“My aim, therefore, is to establish the first Gung Fu Institute that will later spread out all over the US. I have set a time limit of 10 to 15 years to complete the whole project.”

 

 

3. Know how to trust people to grow the business

Delegating tasks in business shows that you trust your own people to deliver. It benefits not only you as business owner but also the whole team and the organization. When you trust your people, they will also trust you.

 

Trusting people was one of Lee’s values. In 1959, in a letter to his friend, Melvin Dong, Lee mentioned a certain family friend who wanted to visit his father but could not leave because no one will take care of the business.

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“This individual does not trust anybody at all,” Lee commented. “He handles all his business personally. Why would he ever leave the whole business behind for someone else to manage?”

 

When Bruce Lee was already busy making movies, he delegated the teaching tasks to his trusted instructors to promote his very own martial art philosophy, Jeet Kune Do.

 

 

4. Know how to leverage to negotiate for better deals

When Lee signed up with Golden Harvest Films, he agreed to receive a talent fee of only $15,000 for a two-picture deal, which included The Big Boss and Fist of Fury. These became top-grossing films in Hong Kong.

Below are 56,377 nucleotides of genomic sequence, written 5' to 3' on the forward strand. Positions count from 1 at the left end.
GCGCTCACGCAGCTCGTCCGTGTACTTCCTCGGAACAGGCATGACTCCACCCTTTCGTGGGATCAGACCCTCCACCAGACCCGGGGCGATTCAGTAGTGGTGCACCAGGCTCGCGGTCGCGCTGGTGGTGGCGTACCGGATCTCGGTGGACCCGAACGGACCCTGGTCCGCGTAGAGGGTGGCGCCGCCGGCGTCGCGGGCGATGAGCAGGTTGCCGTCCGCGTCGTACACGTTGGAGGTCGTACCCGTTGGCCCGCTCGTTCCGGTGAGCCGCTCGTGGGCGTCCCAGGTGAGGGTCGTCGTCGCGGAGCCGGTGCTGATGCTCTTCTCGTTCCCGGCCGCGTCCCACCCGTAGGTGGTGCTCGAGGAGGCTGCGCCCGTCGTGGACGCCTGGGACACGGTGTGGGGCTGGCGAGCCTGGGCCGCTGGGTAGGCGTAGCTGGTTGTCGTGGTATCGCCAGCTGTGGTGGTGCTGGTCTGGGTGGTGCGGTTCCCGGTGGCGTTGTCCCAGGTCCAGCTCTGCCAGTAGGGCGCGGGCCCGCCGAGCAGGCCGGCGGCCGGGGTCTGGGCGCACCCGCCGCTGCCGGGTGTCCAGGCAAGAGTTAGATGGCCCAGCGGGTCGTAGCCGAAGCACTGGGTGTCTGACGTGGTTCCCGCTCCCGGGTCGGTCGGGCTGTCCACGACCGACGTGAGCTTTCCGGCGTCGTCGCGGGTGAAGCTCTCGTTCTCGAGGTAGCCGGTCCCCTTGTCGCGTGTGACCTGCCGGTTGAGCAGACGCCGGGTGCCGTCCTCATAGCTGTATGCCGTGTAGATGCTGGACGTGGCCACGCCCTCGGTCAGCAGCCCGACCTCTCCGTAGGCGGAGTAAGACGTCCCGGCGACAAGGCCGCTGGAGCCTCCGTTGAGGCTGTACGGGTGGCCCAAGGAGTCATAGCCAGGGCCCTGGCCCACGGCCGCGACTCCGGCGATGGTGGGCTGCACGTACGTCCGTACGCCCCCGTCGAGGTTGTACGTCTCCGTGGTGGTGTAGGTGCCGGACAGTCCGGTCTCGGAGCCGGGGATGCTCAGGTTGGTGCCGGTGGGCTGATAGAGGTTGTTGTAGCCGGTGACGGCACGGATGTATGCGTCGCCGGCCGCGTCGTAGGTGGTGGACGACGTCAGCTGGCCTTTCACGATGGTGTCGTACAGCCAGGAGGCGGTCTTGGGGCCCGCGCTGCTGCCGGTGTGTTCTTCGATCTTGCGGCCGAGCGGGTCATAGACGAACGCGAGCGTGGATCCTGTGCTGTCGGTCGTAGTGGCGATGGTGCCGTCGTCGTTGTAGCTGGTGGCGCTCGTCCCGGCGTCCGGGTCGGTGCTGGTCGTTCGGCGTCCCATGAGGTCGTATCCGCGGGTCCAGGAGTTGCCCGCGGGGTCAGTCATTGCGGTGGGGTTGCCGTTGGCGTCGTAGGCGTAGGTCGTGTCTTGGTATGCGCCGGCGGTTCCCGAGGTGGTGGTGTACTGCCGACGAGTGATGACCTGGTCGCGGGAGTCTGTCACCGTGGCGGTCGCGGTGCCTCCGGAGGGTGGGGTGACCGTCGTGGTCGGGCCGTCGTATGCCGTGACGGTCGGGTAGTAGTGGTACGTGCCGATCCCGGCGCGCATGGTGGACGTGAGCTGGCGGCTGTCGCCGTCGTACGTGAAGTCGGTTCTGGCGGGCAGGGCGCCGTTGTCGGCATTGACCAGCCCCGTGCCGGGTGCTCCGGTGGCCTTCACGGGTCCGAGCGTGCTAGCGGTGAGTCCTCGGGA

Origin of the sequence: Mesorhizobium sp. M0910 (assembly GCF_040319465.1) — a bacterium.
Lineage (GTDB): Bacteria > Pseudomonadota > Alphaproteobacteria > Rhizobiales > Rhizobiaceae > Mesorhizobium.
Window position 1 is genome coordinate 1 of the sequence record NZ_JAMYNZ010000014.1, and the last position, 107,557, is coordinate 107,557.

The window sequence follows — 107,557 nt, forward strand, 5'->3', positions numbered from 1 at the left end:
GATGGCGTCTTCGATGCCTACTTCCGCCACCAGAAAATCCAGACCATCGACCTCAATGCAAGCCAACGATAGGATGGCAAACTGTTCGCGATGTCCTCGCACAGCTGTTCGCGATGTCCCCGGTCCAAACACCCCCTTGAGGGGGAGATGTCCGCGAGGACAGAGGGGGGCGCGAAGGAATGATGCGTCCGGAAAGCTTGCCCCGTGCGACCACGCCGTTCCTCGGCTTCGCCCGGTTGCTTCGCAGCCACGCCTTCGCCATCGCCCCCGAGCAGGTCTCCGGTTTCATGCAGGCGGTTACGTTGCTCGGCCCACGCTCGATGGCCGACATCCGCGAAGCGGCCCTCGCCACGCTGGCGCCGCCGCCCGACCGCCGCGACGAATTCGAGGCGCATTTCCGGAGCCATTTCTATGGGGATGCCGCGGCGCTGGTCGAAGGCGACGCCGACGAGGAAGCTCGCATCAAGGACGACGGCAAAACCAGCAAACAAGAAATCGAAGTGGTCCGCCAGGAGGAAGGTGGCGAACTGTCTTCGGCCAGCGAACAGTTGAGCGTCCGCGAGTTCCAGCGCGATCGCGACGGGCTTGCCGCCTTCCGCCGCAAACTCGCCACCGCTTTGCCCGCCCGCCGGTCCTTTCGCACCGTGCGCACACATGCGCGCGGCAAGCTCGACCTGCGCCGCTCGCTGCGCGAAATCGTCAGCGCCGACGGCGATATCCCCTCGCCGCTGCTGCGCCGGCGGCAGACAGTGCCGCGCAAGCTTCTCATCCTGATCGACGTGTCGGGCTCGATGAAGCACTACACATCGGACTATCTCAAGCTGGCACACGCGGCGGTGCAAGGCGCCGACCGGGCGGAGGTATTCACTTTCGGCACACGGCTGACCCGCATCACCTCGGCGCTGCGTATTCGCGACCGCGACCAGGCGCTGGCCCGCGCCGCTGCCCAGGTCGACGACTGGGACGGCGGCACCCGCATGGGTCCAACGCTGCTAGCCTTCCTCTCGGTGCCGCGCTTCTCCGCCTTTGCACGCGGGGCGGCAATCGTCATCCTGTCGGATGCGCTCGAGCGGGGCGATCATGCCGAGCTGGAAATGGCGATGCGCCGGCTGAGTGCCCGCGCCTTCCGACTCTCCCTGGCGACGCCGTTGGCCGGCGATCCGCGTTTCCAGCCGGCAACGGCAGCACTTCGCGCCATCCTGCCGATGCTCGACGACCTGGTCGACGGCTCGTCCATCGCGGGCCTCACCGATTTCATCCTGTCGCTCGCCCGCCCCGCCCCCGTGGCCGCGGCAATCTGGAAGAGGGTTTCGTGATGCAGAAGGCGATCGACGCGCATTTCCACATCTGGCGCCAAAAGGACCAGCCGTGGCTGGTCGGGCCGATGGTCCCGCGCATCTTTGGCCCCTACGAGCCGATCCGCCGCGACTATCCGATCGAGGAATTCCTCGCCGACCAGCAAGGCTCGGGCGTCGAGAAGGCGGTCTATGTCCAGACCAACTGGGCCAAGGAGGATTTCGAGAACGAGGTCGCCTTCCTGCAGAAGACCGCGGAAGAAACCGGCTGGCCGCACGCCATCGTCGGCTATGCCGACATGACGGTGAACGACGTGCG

Leveraging on the success of his films in Asia, Lee wrote to Ted Ashley of Warner Brothers in 1971. “Knowing my capability as an actor, plus the ever-increasing mentioning of martial arts…I feel Warner can definitely create a script, preferably tailored for me,” he said.

 

Lee also wanted to collaborate with Warner to produce a movie using his film company called Concord Production, Inc. The movie project that Lee proposed would eventually be called Enter the Dragon, one of the most successful martial arts films in the US. 

 

 

5. Know how to sustain the business by offering quality products

One of the benefits of offering quality product and services is the ability to build customer loyalty. When you have a customer following, your product can enjoy strong brand reputation, which can translate to higher profitability.

 

Lee was always conscious about producing quality movies. In his letter to Ashley of Warner Brothers in 1973, he suggested that their movie be called Enter The Dragon. “This unique dragon is not one of those Won Ton Kung Fu flicks from Hong Kong,” he said. “I really think this is a good title and…Enter the Dragon suggests the emergence of someone that is of quality.”

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This and Lee’s other films have stood the test of time and have since become modern classics of cinema. 

 

 

*****

 

 

Henry Ong, RFP, is president of Business Sense Financial Advisors. Email Henry for business advice hong@businesssense.com.ph or follow him on Twitter @henryong888